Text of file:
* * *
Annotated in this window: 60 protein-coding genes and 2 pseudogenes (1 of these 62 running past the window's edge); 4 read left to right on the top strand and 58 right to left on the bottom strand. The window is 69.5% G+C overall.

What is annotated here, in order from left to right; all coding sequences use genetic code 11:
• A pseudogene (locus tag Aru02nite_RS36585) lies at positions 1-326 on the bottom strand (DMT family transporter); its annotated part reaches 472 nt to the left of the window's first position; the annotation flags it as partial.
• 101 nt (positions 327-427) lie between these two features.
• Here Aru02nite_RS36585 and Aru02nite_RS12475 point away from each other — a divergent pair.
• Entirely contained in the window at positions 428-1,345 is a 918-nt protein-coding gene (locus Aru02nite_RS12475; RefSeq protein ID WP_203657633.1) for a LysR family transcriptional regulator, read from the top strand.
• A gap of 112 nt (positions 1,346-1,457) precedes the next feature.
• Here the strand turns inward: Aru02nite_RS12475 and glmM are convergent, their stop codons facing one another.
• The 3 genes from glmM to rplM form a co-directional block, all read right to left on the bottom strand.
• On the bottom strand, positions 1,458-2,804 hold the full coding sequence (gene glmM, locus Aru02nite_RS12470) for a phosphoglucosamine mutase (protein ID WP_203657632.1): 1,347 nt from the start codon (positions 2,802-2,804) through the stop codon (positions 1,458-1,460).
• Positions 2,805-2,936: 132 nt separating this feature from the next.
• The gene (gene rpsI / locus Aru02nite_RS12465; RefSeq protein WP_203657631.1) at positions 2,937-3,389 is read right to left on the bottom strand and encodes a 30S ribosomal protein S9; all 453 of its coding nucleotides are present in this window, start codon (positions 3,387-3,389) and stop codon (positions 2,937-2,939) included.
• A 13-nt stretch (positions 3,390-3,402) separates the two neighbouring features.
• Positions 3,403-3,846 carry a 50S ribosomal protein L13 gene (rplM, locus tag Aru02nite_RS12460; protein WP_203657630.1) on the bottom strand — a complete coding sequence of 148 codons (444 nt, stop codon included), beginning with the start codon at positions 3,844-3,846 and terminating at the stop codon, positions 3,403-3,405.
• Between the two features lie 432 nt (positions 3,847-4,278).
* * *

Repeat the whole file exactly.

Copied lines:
Annotated in this window: 60 protein-coding genes and 2 pseudogenes (1 of these 62 running past the window's edge); 4 read left to right on the top strand and 58 right to left on the bottom strand. The window is 69.5% G+C overall.

What is annotated here, in order from left to right; all coding sequences use genetic code 11:
• A pseudogene (locus tag Aru02nite_RS36585) lies at positions 1-326 on the bottom strand (DMT family transporter); its annotated part reaches 472 nt to the left of the window's first position; the annotation flags it as partial.
• 101 nt (positions 327-427) lie between these two features.
• Here Aru02nite_RS36585 and Aru02nite_RS12475 point away from each other — a divergent pair.
• Entirely contained in the window at positions 428-1,345 is a 918-nt protein-coding gene (locus Aru02nite_RS12475; RefSeq protein ID WP_203657633.1) for a LysR family transcriptional regulator, read from the top strand.
• A gap of 112 nt (positions 1,346-1,457) precedes the next feature.
• Here the strand turns inward: Aru02nite_RS12475 and glmM are convergent, their stop codons facing one another.
• The 3 genes from glmM to rplM form a co-directional block, all read right to left on the bottom strand.
• On the bottom strand, positions 1,458-2,804 hold the full coding sequence (gene glmM, locus Aru02nite_RS12470) for a phosphoglucosamine mutase (protein ID WP_203657632.1): 1,347 nt from the start codon (positions 2,802-2,804) through the stop codon (positions 1,458-1,460).
• Positions 2,805-2,936: 132 nt separating this feature from the next.
• The gene (gene rpsI / locus Aru02nite_RS12465; RefSeq protein WP_203657631.1) at positions 2,937-3,389 is read right to left on the bottom strand and encodes a 30S ribosomal protein S9; all 453 of its coding nucleotides are present in this window, start codon (positions 3,387-3,389) and stop codon (positions 2,937-2,939) included.
• A 13-nt stretch (positions 3,390-3,402) separates the two neighbouring features.
• Positions 3,403-3,846 carry a 50S ribosomal protein L13 gene (rplM, locus tag Aru02nite_RS12460; protein WP_203657630.1) on the bottom strand — a complete coding sequence of 148 codons (444 nt, stop codon included), beginning with the start codon at positions 3,844-3,846 and terminating at the stop codon, positions 3,403-3,405.
• Between the two features lie 432 nt (positions 3,847-4,278).